Imagine you’re trapped inside a room and in order to escape – you must solve puzzles, crack codes, and find clues. That’s what people are voluntarily doing inside the Phoenix Escape Room.
The business has two rooms that are essentially interactive puzzles. Players have to answer riddles, crack codes and find clues – within 60 minutes – in order to escape.
The Escape Room is a worldwide trend that’s based off of a 1980’s video game.
Kaisi Balmer was hooked after playing just once and now helps run the Phoenix Escape Room.
“It's like a real life board game,” said Balmer. “It reminds of the board game clue.”
Inside the Phoenix business, customers can try to escape two rooms:
Rescue: A little girl was kidnapped. You are on a tactical response team to save her. During the hunt, you discover the little girl is tied to explosives.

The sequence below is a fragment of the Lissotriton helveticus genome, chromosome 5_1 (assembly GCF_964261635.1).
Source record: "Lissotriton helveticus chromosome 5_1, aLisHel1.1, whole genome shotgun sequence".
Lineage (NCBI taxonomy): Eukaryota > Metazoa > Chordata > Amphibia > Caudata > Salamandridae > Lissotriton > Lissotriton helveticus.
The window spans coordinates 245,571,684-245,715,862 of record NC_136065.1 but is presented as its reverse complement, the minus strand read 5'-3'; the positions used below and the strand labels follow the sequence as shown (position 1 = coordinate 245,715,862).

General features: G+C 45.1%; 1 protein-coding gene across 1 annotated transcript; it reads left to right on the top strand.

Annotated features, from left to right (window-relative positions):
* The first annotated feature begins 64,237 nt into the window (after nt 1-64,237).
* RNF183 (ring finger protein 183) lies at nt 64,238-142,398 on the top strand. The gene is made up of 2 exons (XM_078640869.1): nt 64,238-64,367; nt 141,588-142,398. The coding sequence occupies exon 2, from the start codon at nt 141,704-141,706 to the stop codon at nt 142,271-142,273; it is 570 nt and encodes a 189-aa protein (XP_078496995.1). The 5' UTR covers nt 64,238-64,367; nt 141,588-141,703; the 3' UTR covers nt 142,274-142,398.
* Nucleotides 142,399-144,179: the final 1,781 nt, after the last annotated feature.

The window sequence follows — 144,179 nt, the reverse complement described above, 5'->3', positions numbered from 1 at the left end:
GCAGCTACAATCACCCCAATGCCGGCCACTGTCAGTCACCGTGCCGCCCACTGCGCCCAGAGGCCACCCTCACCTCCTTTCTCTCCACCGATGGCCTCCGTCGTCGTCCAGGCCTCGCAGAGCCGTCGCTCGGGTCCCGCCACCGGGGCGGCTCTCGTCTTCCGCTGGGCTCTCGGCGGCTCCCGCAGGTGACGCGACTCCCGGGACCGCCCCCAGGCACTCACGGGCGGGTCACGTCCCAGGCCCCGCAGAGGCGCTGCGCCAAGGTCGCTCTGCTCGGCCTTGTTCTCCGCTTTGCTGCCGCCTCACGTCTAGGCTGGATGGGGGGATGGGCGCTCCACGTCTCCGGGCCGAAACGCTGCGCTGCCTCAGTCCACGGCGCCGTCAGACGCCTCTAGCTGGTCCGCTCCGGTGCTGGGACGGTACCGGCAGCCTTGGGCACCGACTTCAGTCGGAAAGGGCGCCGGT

Second: Farawell. Your grandfather has passed away. You stop by his home, for one last time, before it is demolished. You find a letter from him with instructions to find a prized family heirloom.
“It is great for corporations,” said Balmer. “Just to see how their employees work together, see how they communicate, see how they interact and see if they can think outside the box.”
“Last year there was only 50 Escape Rooms,” said Balmer. “As of today, there’s over 2,150 Escape Rooms throughout the country.”